One factor continually amazed me throughout the restoration. Most of the old parts and features had not changed in 60 years! The same three-point bearing housings still fit the frame the sprocket hole pattern matched the old sprocket mount the shaft location on the motor mount lined up with the frame dimensions the shaft ends fit the wheels. It was a testament to the efficient design established two or three generations earlier.
The biggest challenge we had was the throttle cable. The new motor’s carburetor was in a different location than on the MC20, so we went to work with a replacement lawn mower throttle cable from Home Depot, my new angle-grinder, some steel bar and a 3D printer! (For the record, we already had the 3D printer. I did not buy it for this project.)
Finally, as we were installing the chain, the kart up on saw horses, my intermittently-observant son said, “It looks like the chain is going to hit the ground.”
Ugh. He was right. My calculations neglected to compare the drive sprocket radius with the wheel radius. Placing the almost complete kart on the ground for the first time, we had a fulcrum teetering on the sprocket. Back to the Internet, then a wait for the delivery truck. Much to my chagrin, the new sprocket gave a new top speed of 32mph.
We were ready for the moment of truth: Would the engine start? Full choke, one pump, two on the primer bulb. A hearty pull of the pull-start and... she turned over. It looked promising. A couple more pulls and she roared to life, flames escaping from the new exhaust. Brilliant! We were ecstatic!
The pride and joy shining from my kids’ faces as they took their first turns in the go-kart were memories to last us all a lifetime. A project, an adventure, the work, the waiting — the cost! — all resulted in this achievement. Not only did they have a go-kart, but they truly felt pride in restoring a relic that once carried Grammy and Grampy, one that Dad and Auntie Liz had only dreamed about. They made it real for all three generations.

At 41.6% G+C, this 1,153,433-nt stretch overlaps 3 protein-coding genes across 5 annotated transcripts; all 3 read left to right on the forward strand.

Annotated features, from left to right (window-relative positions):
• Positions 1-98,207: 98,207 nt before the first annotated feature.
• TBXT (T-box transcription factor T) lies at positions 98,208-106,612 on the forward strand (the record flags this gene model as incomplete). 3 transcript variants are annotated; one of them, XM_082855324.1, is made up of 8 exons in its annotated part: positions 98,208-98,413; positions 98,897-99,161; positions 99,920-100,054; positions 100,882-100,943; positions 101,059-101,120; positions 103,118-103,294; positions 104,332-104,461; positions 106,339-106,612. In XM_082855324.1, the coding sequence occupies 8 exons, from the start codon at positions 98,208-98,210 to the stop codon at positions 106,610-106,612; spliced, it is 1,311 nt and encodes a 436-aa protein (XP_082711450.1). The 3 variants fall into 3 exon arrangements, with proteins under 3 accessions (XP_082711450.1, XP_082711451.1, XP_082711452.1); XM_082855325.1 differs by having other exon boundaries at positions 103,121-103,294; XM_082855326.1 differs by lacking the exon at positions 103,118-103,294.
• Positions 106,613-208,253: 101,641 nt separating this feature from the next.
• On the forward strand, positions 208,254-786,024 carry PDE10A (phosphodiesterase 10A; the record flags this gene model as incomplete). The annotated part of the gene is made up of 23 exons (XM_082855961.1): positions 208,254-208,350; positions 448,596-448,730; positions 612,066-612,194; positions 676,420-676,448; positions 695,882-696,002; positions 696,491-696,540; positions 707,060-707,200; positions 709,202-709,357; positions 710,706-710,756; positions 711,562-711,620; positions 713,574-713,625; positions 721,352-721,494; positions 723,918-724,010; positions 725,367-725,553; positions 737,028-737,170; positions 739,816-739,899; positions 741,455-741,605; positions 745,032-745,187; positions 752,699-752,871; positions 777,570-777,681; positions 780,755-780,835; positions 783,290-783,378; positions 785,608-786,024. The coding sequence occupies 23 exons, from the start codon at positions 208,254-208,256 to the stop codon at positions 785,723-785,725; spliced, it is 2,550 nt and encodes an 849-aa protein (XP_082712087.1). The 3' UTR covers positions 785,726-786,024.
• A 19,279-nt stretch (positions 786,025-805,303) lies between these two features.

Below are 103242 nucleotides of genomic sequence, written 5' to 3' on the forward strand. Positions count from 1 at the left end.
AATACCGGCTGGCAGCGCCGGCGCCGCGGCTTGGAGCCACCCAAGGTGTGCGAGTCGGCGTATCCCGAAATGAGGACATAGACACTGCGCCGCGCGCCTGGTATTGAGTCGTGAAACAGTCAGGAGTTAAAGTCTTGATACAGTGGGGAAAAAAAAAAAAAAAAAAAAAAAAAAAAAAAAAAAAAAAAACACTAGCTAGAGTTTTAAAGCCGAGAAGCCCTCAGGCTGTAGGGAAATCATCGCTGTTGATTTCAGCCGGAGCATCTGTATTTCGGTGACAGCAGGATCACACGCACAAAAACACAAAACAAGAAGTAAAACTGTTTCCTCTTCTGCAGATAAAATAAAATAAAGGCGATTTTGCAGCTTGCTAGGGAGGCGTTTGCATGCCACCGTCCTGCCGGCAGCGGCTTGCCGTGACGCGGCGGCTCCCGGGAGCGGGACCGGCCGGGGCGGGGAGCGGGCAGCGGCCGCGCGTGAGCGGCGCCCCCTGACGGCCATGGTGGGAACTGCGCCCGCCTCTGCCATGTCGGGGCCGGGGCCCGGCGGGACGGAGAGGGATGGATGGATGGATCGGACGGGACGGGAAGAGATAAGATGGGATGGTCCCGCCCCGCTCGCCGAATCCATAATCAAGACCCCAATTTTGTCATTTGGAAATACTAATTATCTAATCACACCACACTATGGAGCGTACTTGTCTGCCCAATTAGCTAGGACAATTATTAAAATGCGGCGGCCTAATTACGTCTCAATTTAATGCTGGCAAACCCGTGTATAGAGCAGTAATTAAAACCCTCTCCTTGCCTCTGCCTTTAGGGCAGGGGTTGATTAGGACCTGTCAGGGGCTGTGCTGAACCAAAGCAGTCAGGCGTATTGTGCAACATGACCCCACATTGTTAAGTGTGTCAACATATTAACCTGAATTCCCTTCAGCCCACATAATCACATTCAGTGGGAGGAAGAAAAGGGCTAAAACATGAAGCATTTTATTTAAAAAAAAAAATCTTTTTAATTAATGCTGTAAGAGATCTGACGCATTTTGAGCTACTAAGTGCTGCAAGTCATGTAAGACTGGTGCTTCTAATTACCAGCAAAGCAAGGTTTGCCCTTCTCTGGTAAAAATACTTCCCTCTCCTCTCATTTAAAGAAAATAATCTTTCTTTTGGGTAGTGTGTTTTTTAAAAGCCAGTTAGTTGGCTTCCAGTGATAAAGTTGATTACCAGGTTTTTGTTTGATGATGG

The expression on their faces was priceless as Grampy and then Grammy were gingerly lowered into the driver’s seat by their adult children. The wind and the joy in their grandparents’ faces as they sped past the family down Swallow Lane was magical.
What a joy. What an adventure. What an experience. What a life. —GN
Did Danica Patrick start out like this? (Granddaughter Brielle.)
by David Schwartz
I was inspired to run this article after watching driving videos posted on Barbara Neiley’s Facebook page. Daughter Liz shot the video and commented, “My brother Geoff fixed up the old racing go-kart that Grammy Barbara used to race before we were born. So, what’s the best thing about it? Watching Grammy race it up and down the street 50 years later. Being 83 doesn’t stop her!
“Not to be outdone by Grammy, here comes Grampy! Being 85 doesn’t stop him, either. He has the smile of a little kid!”
Watching the videos put a huge smile on my face as well. Four generations of Neiley men are named Geoffrey, with NEMO’s Geoff (Grampy) being “Junior.” Grammy and Grampy are long-time NEMO members.
Nuala Barker helps dad Iain put everything together.
Photos by Iain Barker
Social Distancing, Workshop Style, Continues
by Iain Barker
Part 5 — Clutch and flywheel
Well, we’re still under the COVID lockdown, but at least it means I have enough spare time to finish up this project.
The last major pieces required to complete the Cooper S engine build were a flywheel and clutch assembly. The gearbox casing I bought nearly two years ago came as a bare casting, so all the mechanical clutch linkage parts were missing. Finding the correct parts and rebuilding that assembly is the topic this month. It was also a good opportunity for more hands-on home schooling for my 7-year-old daughter, Nuala.